The Environmental Protection Agency (EPA), under pressure from environmental activist groups in Iowa, has released a draft work plan in which the Iowa Department of Natural Resources (DNR) would agree to undertake the inspection of about 8,000 concentrated animal feeding operations (CAFOs) over the next five years.
If EPA and Iowa DNR enter into the agreement to inspect all CAFO-sized operations in the state, it would cover hog producers in operations with over 2,500 head, and eventually could include those with over 750 head, says Eldon McAfee, attorney for Beving, Swanson & Forrest, PC, in Des Moines, who represents the Iowa Pork Producers Association (IPPA) in such matters.
Environmental factions in Iowa have hammered the EPA for what it claims is the failure of Iowa DNR to adequately monitor and require discharge permits of the state’s livestock operations for manure spills that pollute the state’s waterways.
The Iowa DNR and livestock interests have argued that CAFOs do not need federal permits for discharges because state law already prohibits any discharges into waterways. DNR has the authority and has taken action for any violations of state law.
McAfee says, “We believe this action by EPA is devoting state resources and hiring people to inspect confinement operations as to whether they discharge and need a discharge permit is a waste of state resources when those CAFOs cannot by law discharge.”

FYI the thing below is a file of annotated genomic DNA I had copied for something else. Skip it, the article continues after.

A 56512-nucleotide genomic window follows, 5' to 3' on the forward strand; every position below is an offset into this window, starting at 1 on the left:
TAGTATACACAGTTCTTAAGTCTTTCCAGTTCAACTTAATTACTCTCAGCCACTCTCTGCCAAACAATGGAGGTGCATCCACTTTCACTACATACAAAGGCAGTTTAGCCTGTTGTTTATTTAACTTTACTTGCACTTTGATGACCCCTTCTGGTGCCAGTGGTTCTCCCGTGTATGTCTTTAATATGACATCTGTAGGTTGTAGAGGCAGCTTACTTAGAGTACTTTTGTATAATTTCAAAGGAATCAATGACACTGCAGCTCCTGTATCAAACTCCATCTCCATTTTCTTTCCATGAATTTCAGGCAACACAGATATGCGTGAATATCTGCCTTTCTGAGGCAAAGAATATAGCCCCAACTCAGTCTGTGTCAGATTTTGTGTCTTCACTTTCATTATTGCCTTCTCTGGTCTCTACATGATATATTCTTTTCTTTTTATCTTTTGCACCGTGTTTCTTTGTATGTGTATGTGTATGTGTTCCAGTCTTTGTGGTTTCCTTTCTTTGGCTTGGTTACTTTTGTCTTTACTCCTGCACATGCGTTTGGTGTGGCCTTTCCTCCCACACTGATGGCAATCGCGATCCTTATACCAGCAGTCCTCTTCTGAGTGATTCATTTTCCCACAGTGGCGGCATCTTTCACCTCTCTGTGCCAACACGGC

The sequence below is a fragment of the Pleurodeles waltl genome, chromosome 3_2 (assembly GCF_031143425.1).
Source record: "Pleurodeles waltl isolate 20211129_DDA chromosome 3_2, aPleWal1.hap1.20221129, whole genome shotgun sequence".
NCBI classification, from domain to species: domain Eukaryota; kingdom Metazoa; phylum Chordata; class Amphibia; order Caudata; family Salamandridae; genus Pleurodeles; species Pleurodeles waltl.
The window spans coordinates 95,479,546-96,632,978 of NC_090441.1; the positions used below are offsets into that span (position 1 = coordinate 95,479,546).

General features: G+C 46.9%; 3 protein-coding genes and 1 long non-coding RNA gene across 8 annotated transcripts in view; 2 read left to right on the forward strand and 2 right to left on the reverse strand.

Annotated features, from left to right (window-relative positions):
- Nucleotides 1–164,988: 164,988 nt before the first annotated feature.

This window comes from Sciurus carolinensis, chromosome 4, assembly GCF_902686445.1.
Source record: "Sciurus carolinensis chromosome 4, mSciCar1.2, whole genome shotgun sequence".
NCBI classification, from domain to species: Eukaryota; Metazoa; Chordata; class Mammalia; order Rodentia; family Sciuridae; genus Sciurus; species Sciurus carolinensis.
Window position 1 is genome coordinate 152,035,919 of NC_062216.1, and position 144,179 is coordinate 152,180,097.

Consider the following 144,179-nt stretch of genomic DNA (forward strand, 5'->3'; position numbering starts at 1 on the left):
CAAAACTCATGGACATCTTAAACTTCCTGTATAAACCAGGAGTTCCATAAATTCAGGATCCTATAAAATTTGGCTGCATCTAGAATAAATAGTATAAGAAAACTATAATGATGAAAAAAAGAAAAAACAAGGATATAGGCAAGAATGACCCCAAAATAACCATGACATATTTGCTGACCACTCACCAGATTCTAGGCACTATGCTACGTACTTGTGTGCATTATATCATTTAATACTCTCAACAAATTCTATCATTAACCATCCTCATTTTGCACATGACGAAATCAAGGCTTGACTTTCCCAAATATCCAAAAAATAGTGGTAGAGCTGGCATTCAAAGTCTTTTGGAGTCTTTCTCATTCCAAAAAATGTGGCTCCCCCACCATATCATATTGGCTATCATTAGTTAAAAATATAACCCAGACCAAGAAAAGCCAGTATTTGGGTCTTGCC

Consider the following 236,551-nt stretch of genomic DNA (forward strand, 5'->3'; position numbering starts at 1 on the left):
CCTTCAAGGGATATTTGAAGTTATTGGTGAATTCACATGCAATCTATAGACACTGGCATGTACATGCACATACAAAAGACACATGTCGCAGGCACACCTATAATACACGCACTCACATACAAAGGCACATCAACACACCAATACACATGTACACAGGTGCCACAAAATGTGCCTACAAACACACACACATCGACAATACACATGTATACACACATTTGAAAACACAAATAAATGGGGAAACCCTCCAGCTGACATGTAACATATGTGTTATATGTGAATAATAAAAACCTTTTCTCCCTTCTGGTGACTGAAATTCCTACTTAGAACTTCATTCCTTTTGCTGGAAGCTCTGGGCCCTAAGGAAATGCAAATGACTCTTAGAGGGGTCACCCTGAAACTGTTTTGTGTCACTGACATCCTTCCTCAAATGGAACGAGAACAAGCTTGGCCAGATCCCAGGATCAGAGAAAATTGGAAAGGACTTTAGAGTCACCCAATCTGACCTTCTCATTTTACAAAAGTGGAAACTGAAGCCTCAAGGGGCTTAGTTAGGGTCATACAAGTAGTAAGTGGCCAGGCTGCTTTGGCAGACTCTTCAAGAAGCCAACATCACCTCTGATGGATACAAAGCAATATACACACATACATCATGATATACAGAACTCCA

The legal counsel says the approach EPA is taking with the Iowa DNR is to inspect livestock facilities to ensure they are not discharging. Most hog facilities contain manure in covered deep pits, thus minimizing the chance of a discharge. If an accidental discharge occurs, those conditions that caused the discharge can be corrected and by federal law do not require producers to get a National Pollutant Discharge Elimination System permit, McAfee stresses.
“I think what the environmentalist petitioners are wanting is something that the law doesn’t give them. They are asking that the law be enforced like they wish it was written, not like it really is written,” he explains.
McAfee says the IPPA believes that the money used for these unjustified inspections of confinement operations could be better spent on programs to improve environmental protection.
In his talk on Jan. 23 at the Iowa Pork Congress in Des Moines, McAfee will provide further details to producers on the expected agreement by DNR to inspect CAFOs over the next five years.